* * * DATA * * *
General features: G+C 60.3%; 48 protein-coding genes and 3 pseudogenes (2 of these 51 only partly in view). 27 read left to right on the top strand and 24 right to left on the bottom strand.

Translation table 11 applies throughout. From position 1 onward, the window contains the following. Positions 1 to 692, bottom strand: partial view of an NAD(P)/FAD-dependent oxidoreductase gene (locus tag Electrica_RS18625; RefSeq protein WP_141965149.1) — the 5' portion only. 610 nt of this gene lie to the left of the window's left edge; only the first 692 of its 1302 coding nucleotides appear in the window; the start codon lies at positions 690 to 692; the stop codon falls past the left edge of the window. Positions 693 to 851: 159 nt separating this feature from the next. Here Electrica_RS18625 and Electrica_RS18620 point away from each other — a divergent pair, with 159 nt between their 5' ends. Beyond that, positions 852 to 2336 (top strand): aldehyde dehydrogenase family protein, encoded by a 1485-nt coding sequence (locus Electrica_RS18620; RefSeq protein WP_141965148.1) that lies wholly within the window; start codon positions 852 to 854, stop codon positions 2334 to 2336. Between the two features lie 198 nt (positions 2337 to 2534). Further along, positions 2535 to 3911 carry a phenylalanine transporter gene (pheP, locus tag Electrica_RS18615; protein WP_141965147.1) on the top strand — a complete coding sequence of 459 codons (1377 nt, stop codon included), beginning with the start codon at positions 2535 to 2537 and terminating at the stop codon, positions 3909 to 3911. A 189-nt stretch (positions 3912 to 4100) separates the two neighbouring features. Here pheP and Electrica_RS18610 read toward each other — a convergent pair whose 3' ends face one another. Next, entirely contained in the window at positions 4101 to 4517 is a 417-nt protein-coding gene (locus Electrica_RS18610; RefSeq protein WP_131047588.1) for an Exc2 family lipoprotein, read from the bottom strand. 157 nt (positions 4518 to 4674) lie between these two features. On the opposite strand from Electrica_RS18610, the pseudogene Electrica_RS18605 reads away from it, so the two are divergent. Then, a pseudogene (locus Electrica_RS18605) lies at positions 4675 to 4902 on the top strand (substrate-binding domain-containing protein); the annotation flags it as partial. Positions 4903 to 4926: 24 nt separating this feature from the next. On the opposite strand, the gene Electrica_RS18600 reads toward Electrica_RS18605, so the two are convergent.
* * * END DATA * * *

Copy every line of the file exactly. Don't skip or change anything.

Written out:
General features: G+C 60.3%; 48 protein-coding genes and 3 pseudogenes (2 of these 51 only partly in view). 27 read left to right on the top strand and 24 right to left on the bottom strand.

Translation table 11 applies throughout. From position 1 onward, the window contains the following. Positions 1 to 692, bottom strand: partial view of an NAD(P)/FAD-dependent oxidoreductase gene (locus tag Electrica_RS18625; RefSeq protein WP_141965149.1) — the 5' portion only. 610 nt of this gene lie to the left of the window's left edge; only the first 692 of its 1302 coding nucleotides appear in the window; the start codon lies at positions 690 to 692; the stop codon falls past the left edge of the window. Positions 693 to 851: 159 nt separating this feature from the next. Here Electrica_RS18625 and Electrica_RS18620 point away from each other — a divergent pair, with 159 nt between their 5' ends. Beyond that, positions 852 to 2336 (top strand): aldehyde dehydrogenase family protein, encoded by a 1485-nt coding sequence (locus Electrica_RS18620; RefSeq protein WP_141965148.1) that lies wholly within the window; start codon positions 852 to 854, stop codon positions 2334 to 2336. Between the two features lie 198 nt (positions 2337 to 2534). Further along, positions 2535 to 3911 carry a phenylalanine transporter gene (pheP, locus tag Electrica_RS18615; protein WP_141965147.1) on the top strand — a complete coding sequence of 459 codons (1377 nt, stop codon included), beginning with the start codon at positions 2535 to 2537 and terminating at the stop codon, positions 3909 to 3911. A 189-nt stretch (positions 3912 to 4100) separates the two neighbouring features. Here pheP and Electrica_RS18610 read toward each other — a convergent pair whose 3' ends face one another. Next, entirely contained in the window at positions 4101 to 4517 is a 417-nt protein-coding gene (locus Electrica_RS18610; RefSeq protein WP_131047588.1) for an Exc2 family lipoprotein, read from the bottom strand. 157 nt (positions 4518 to 4674) lie between these two features. On the opposite strand from Electrica_RS18610, the pseudogene Electrica_RS18605 reads away from it, so the two are divergent. Then, a pseudogene (locus Electrica_RS18605) lies at positions 4675 to 4902 on the top strand (substrate-binding domain-containing protein); the annotation flags it as partial. Positions 4903 to 4926: 24 nt separating this feature from the next. On the opposite strand, the gene Electrica_RS18600 reads toward Electrica_RS18605, so the two are convergent.